As states prepare to assemble in Morocco to assess the early stages of implementation of the Paris Climate Agreement, they would do well to confess this schizophrenic policy moment – on the one hand, urgency to control emissions and create a more healthful planet characterized by peaceful and inclusive societies; on the other hand, business as usual under cover of states underwhelming in their commitment to protect their own citizens – and those who seek to defend them — from external threats of diverse human origins.

As the UN Secretary-General has intimated, human rights defenders are the essential link between sound global policy and community resiliency.  We cannot do without their tireless and courageous commitments.  We cannot fulfill our “leave no one behind” promises while abandoning communities – especially their women and indigenous — to defend legitimate local interests while their leadership languishes in prisons or even in morgues.  We cannot hope to inspire stable, healthy communities when the voices of so many of its citizens are mute – or facing a dangerous backlash.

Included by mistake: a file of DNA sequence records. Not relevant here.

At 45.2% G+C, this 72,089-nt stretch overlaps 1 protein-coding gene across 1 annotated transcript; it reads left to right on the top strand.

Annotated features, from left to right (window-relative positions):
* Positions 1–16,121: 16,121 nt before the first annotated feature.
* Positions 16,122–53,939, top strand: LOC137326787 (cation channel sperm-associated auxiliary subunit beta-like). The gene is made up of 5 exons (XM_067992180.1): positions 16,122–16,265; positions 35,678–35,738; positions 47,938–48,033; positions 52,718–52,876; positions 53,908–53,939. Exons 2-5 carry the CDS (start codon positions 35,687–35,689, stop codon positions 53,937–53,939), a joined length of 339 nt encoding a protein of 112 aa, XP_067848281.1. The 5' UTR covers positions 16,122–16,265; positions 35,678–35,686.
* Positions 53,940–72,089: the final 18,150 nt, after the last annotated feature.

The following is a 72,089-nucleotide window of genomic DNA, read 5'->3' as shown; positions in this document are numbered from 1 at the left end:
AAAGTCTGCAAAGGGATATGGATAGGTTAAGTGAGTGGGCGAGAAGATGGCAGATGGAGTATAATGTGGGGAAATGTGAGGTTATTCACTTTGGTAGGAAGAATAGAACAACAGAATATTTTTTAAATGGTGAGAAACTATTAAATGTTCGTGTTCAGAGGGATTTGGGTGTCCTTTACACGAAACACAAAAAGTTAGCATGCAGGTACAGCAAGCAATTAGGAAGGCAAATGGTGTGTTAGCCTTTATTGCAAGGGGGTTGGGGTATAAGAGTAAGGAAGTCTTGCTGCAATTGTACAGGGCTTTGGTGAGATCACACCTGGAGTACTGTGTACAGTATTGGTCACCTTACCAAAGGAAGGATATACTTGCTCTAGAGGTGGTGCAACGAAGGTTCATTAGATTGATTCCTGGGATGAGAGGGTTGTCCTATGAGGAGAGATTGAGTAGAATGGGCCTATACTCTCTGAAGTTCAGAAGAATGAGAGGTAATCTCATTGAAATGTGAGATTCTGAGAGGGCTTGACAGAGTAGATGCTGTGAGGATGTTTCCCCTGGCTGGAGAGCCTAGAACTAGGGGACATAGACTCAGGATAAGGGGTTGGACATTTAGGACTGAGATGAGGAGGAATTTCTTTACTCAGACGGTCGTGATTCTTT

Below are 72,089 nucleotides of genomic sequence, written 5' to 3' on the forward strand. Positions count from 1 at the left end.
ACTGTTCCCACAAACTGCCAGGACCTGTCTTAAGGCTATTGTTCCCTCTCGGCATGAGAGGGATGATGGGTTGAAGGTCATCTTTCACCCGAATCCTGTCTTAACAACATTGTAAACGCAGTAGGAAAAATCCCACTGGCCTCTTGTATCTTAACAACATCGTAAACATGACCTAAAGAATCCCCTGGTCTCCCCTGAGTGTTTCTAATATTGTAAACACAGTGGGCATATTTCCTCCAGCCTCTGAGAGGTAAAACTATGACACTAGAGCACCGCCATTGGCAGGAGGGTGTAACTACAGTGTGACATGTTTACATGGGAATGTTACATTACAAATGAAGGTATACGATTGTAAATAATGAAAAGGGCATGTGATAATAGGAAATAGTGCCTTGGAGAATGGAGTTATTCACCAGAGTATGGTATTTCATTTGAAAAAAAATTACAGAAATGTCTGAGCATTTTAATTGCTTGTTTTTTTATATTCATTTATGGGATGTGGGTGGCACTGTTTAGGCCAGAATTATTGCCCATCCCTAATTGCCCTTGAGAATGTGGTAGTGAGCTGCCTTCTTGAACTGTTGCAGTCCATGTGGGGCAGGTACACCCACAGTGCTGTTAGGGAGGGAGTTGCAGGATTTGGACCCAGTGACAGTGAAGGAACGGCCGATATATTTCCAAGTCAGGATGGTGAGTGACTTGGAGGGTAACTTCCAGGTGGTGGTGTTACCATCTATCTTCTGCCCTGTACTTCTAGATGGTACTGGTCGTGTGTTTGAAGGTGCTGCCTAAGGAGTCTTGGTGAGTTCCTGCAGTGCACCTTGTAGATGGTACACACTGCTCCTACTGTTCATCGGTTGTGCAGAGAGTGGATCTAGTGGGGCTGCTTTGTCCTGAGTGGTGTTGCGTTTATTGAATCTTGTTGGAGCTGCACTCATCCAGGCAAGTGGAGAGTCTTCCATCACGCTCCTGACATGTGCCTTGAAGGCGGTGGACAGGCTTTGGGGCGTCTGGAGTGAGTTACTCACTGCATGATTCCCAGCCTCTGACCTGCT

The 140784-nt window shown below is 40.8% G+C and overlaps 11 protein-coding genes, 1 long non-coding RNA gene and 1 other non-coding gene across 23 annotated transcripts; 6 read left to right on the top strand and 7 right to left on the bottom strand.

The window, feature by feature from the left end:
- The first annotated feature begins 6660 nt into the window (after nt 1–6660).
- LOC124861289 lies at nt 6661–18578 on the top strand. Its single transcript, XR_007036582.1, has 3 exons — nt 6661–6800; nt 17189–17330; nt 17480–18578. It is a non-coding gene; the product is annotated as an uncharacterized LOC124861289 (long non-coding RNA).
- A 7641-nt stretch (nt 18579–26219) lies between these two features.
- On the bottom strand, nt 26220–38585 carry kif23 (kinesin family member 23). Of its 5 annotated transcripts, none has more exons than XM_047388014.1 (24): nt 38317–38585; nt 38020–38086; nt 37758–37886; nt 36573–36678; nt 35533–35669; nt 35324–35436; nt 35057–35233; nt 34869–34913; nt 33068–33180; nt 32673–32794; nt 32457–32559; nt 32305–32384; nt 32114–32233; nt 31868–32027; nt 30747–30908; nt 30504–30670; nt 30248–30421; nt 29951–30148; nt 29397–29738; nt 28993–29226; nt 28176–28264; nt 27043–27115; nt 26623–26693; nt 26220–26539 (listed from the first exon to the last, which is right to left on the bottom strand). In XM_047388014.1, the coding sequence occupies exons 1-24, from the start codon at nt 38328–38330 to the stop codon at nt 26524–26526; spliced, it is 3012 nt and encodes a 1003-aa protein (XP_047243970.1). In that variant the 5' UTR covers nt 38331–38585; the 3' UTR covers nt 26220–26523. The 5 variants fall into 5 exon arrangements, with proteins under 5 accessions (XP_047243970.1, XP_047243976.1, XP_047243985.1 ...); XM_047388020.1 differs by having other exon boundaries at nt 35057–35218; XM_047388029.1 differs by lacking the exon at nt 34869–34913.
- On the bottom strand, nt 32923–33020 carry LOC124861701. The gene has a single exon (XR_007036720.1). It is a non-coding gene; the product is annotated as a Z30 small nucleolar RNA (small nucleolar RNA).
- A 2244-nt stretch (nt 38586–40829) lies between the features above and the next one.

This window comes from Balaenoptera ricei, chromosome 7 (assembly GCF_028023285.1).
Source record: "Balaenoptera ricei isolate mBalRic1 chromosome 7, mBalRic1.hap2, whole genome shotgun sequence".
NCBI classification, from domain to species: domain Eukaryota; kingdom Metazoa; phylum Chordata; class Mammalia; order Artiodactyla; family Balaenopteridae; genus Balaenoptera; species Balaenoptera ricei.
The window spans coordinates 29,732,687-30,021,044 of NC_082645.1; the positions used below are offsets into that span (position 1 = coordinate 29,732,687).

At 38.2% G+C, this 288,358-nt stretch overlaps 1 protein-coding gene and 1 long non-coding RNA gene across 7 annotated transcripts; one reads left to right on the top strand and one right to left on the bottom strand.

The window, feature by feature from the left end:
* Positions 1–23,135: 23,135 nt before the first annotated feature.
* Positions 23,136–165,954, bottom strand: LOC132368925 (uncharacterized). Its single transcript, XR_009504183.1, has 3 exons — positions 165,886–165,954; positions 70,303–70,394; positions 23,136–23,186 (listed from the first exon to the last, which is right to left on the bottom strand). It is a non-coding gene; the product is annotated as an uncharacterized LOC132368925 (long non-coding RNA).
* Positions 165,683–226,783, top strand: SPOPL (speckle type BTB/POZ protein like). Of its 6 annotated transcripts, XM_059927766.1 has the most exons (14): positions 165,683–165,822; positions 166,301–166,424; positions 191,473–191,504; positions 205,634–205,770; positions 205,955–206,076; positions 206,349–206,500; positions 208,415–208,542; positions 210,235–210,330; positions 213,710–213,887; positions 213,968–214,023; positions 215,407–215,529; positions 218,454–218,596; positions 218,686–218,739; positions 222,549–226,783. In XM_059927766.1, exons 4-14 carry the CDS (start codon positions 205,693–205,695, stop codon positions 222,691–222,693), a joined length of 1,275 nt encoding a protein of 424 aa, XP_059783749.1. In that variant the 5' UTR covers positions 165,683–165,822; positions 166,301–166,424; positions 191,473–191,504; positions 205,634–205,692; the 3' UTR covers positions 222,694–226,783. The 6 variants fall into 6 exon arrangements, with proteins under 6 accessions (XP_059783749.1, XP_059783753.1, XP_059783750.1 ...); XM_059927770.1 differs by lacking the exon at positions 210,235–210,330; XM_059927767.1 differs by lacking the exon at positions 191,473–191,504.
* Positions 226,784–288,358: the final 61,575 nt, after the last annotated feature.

As Rapporteur Forst himself noted during this side event, the world is characterized by growing “power imbalances” that imperil rights defenders and the community interests they seek to defend.  There is, he warned, a “crisis of retribution” which the Honduran activist asserted almost never results in punitive legal judgments.  As we seek a fairer, greener and more just planet, it is important to honor and sustain the community-based courage that must be part of any viable pathway to change.  As Ambassador Stener noted, state, corporate and community interests will not always align, but respectful dialogue –not threats– is the only sustainable way forward.  The international community can and should do more to guarantee that such dialogue takes place, and that it takes place on a more level playing field.